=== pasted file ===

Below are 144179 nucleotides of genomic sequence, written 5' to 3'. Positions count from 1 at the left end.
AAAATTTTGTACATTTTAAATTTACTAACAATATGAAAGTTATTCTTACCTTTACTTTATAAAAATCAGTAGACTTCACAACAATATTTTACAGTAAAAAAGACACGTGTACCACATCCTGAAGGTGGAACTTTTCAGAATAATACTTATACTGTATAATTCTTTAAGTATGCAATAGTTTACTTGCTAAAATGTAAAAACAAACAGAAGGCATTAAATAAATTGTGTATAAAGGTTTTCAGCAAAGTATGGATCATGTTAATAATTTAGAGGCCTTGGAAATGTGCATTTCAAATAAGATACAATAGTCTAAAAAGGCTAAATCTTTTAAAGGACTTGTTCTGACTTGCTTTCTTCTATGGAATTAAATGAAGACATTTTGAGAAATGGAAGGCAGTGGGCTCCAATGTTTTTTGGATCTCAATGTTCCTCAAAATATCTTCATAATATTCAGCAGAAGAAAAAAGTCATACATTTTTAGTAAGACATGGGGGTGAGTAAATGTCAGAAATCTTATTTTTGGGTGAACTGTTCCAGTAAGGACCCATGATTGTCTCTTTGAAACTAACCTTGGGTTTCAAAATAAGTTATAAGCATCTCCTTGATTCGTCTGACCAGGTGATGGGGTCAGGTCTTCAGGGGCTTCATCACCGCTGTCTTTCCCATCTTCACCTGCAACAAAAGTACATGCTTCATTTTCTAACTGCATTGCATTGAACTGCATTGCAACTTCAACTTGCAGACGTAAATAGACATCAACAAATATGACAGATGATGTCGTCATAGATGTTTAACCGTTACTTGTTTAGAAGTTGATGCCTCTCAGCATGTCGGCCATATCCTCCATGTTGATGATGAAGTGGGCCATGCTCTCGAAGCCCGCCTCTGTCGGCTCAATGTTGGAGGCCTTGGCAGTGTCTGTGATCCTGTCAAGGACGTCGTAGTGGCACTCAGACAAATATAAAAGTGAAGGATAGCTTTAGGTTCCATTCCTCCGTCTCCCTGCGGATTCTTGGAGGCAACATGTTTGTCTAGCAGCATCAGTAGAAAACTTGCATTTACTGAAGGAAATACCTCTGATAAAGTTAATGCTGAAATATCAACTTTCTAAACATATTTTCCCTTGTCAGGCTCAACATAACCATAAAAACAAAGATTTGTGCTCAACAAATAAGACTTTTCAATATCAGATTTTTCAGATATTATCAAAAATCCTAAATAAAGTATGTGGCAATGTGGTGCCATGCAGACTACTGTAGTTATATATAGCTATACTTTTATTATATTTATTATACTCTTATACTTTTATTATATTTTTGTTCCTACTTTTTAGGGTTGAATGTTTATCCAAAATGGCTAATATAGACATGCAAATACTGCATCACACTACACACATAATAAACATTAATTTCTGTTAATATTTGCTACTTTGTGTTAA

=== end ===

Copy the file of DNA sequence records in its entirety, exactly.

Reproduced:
Below are 144179 nucleotides of genomic sequence, written 5' to 3'. Positions count from 1 at the left end.
AAAATTTTGTACATTTTAAATTTACTAACAATATGAAAGTTATTCTTACCTTTACTTTATAAAAATCAGTAGACTTCACAACAATATTTTACAGTAAAAAAGACACGTGTACCACATCCTGAAGGTGGAACTTTTCAGAATAATACTTATACTGTATAATTCTTTAAGTATGCAATAGTTTACTTGCTAAAATGTAAAAACAAACAGAAGGCATTAAATAAATTGTGTATAAAGGTTTTCAGCAAAGTATGGATCATGTTAATAATTTAGAGGCCTTGGAAATGTGCATTTCAAATAAGATACAATAGTCTAAAAAGGCTAAATCTTTTAAAGGACTTGTTCTGACTTGCTTTCTTCTATGGAATTAAATGAAGACATTTTGAGAAATGGAAGGCAGTGGGCTCCAATGTTTTTTGGATCTCAATGTTCCTCAAAATATCTTCATAATATTCAGCAGAAGAAAAAAGTCATACATTTTTAGTAAGACATGGGGGTGAGTAAATGTCAGAAATCTTATTTTTGGGTGAACTGTTCCAGTAAGGACCCATGATTGTCTCTTTGAAACTAACCTTGGGTTTCAAAATAAGTTATAAGCATCTCCTTGATTCGTCTGACCAGGTGATGGGGTCAGGTCTTCAGGGGCTTCATCACCGCTGTCTTTCCCATCTTCACCTGCAACAAAAGTACATGCTTCATTTTCTAACTGCATTGCATTGAACTGCATTGCAACTTCAACTTGCAGACGTAAATAGACATCAACAAATATGACAGATGATGTCGTCATAGATGTTTAACCGTTACTTGTTTAGAAGTTGATGCCTCTCAGCATGTCGGCCATATCCTCCATGTTGATGATGAAGTGGGCCATGCTCTCGAAGCCCGCCTCTGTCGGCTCAATGTTGGAGGCCTTGGCAGTGTCTGTGATCCTGTCAAGGACGTCGTAGTGGCACTCAGACAAATATAAAAGTGAAGGATAGCTTTAGGTTCCATTCCTCCGTCTCCCTGCGGATTCTTGGAGGCAACATGTTTGTCTAGCAGCATCAGTAGAAAACTTGCATTTACTGAAGGAAATACCTCTGATAAAGTTAATGCTGAAATATCAACTTTCTAAACATATTTTCCCTTGTCAGGCTCAACATAACCATAAAAACAAAGATTTGTGCTCAACAAATAAGACTTTTCAATATCAGATTTTTCAGATATTATCAAAAATCCTAAATAAAGTATGTGGCAATGTGGTGCCATGCAGACTACTGTAGTTATATATAGCTATACTTTTATTATATTTATTATACTCTTATACTTTTATTATATTTTTGTTCCTACTTTTTAGGGTTGAATGTTTATCCAAAATGGCTAATATAGACATGCAAATACTGCATCACACTACACACATAATAAACATTAATTTCTGTTAATATTTGCTACTTTGTGTTAA